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    • Greg Allard on the Okeechobee Waterway, June 14, 2022

      Once again, Greg Allard shares his photography and insights in a way that delights the eye and also provides current local knowledge about a transit that many of you must make to head north and for many of you who are making the voyage for the first time. Thank you Greg!
       
      Okeechobee Update – June 14 2022
      -Greg Allard, M/V Meander
       
      The level of the Okeechobee lake has been good, and rising with recent rains.  We are in the middle of a westerly crossing now, stopped at Moore Haven.  The US Army Corp of Engineers report for today shows the depth in Navigation Route #1 at 6.96’  In my experience this means that is the shallowest depth is in the buoyed cut which runs from Clewiston out into the lake. What we saw confirmed that depth. If you take that route, be certain to stay in the channel; some of the ATONS are far apart, and with a little wind you could be unknowingly pushed out of the channel.  The edge of the channel is rock, not mud.
       
      There was no sign of green slime or algae.  However, the Okeechobee waterway has a good many patches, masses, almost “islands” of water hyacinth drifting around. These are tightly tangled webs.  One boater, who came through the Ortona lock yesterday, reported that the lock was filled with them, and some of them wrapped around his props, almost stalling the engines.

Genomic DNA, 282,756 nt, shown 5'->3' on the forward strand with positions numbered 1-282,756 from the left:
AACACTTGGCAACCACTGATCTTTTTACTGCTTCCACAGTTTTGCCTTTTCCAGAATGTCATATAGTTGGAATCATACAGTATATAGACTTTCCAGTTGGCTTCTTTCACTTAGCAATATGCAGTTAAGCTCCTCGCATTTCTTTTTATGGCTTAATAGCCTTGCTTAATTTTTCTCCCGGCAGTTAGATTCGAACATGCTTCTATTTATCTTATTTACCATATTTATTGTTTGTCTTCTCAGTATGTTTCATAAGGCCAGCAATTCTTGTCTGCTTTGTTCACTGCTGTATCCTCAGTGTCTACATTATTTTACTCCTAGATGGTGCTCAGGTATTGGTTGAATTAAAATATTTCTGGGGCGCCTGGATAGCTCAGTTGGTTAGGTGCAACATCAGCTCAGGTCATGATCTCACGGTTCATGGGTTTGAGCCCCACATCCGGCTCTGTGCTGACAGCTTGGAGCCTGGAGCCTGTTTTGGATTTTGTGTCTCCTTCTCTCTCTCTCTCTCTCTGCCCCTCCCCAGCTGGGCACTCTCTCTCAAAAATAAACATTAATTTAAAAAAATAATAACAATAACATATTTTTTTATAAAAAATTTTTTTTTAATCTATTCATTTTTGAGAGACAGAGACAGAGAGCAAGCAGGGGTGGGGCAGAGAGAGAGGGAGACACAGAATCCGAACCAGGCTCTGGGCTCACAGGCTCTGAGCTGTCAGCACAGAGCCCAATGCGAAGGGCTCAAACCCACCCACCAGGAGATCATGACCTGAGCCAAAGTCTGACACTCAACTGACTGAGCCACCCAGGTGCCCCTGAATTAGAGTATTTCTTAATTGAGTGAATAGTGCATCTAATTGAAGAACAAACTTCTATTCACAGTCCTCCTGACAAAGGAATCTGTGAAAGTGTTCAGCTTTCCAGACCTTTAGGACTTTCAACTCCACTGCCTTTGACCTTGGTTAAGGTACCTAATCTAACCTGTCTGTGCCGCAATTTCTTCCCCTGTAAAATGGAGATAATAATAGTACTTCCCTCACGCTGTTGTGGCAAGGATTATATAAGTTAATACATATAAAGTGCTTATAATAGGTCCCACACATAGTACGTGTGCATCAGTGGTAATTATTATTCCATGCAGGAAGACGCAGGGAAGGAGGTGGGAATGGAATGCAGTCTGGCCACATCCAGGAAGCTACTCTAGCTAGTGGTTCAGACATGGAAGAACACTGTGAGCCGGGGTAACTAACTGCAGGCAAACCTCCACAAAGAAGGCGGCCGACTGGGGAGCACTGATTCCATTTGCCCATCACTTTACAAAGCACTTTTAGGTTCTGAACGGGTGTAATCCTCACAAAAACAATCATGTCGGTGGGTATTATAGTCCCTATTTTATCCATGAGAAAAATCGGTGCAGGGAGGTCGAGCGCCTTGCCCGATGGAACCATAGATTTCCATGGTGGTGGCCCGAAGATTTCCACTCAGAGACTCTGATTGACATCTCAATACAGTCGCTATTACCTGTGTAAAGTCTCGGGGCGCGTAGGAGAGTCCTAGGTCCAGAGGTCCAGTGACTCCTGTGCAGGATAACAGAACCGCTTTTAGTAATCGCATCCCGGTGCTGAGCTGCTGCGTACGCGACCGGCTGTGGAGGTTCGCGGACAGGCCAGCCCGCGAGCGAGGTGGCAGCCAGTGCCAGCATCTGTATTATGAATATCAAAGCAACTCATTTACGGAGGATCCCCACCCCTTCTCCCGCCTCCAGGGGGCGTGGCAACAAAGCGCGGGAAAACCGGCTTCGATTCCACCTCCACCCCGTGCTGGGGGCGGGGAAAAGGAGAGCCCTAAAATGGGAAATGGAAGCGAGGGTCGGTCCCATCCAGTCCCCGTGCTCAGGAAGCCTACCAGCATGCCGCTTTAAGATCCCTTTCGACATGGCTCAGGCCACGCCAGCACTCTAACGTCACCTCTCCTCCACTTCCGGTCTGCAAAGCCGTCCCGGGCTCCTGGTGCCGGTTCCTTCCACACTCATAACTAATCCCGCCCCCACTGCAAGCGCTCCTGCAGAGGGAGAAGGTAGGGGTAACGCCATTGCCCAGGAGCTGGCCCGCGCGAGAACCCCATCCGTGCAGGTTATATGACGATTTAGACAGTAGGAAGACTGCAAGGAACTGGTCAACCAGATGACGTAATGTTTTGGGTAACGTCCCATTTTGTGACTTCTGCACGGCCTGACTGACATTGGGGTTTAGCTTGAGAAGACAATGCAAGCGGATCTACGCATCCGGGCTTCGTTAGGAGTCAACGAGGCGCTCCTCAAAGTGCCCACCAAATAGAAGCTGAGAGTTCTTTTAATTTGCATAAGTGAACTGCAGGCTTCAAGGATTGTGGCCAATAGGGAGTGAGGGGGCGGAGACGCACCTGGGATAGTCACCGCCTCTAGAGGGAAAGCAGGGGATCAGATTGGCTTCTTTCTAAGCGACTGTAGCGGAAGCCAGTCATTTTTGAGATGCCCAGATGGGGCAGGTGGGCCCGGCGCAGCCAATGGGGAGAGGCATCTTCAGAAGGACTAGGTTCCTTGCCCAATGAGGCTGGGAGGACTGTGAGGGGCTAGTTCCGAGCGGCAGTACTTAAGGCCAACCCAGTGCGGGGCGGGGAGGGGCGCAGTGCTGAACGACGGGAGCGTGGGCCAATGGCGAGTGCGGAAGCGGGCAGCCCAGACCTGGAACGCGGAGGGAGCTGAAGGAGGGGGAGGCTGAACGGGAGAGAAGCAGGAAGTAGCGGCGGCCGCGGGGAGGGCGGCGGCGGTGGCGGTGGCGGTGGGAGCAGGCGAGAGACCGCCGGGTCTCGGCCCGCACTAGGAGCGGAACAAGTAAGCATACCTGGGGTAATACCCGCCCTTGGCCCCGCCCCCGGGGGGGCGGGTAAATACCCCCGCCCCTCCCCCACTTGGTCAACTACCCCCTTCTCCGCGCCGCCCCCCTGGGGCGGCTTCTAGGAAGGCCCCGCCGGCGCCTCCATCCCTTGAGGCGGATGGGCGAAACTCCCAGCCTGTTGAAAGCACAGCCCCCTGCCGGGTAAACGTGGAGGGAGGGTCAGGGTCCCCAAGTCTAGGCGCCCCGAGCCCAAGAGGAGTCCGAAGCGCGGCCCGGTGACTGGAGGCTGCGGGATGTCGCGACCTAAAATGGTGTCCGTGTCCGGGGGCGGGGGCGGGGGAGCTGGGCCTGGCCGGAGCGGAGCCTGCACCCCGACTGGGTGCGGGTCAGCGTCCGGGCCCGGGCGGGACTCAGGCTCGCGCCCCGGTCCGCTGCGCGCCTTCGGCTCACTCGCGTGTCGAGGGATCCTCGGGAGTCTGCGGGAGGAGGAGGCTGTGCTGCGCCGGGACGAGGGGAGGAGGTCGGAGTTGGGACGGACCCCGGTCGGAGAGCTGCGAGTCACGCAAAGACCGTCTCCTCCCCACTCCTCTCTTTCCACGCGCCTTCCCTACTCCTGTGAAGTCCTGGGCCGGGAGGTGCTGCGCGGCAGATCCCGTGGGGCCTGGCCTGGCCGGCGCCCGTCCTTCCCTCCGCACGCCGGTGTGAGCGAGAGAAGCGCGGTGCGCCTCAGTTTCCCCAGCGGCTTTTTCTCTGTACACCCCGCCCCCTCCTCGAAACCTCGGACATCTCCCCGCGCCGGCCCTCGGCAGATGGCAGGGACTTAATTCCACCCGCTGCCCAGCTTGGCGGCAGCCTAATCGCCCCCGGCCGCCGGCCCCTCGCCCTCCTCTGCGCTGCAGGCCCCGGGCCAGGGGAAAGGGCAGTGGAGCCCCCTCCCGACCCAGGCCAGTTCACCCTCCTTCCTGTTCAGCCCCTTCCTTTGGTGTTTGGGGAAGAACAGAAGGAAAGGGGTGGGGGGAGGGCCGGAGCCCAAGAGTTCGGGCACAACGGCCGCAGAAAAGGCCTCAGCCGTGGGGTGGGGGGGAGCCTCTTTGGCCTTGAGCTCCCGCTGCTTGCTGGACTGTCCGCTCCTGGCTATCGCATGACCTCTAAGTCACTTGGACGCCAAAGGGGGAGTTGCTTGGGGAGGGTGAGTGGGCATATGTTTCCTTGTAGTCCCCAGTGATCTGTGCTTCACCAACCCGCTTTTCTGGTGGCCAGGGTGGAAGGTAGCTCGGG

Most of the time, in open water, you can steer around these “islands”, but yesterday, at both the Indiantown and Moore Haven railway bridges the floating masses blocked the passage.  See photos below.
       
      We have a strategy: when we are forced to go through a bunch of these floating masses, we approach slowly, look for the weakest spot, and then apply a little power to gain momentum;  then, before contact, we immediately put the boat into neutral, and let the momentum of the boat push us through the mass. We do not go into forward again until the stern is entirely clear.   We do have cutters on our shafts, but do not know if they are effective on the hyacinths. Don’t want to know.
       
      In these times of high gas and diesel prices, if a cruiser wants to reach the east coast of Florida, taking the Okeechobee Waterway can save miles, time and fuel costs.  Plus, it is a trip like no other.
       

      At the Moore Haven railway bridge. The good news, the bridge was open, not always the case. The bad news: almost completely blocked with water hyacinth.

       

      A “modest” size clump goes floating by.

       

      A view at the Indiantown railway bridge (near the marina); not as dense, but enough loose ones floating around to mess up the engine water intakes. After passing through such an area, suggest you check the engine strainer basket at any sign of the engine(s) running warmer than usual.

       

      A close up of one of the densely tangled patches.

       

      The hyacinths will come and go but the appeal of the Okeechobee will remain. It is like a step back in time, a true time-warp, across central Florida. On a power post along the St Lucie stretch, we spotted this eagle, who had certainly spotted us too.

       

      Just east of the Moore Haven lock are these intriguing cedar sentinels.

      Enjoy the Okeechobee

      Greg Allard

       

      Comments from Cruisers (1)

      1. Gene Fuller -  June 22, 2022 - 2:34 pm

        Just came across the lake and to Fort Myers on June 21 and 22. Lots of water hyacinth along the shore, but none at all in the main channel or in the locks. Probably varies day by day.

        Reply to Gene

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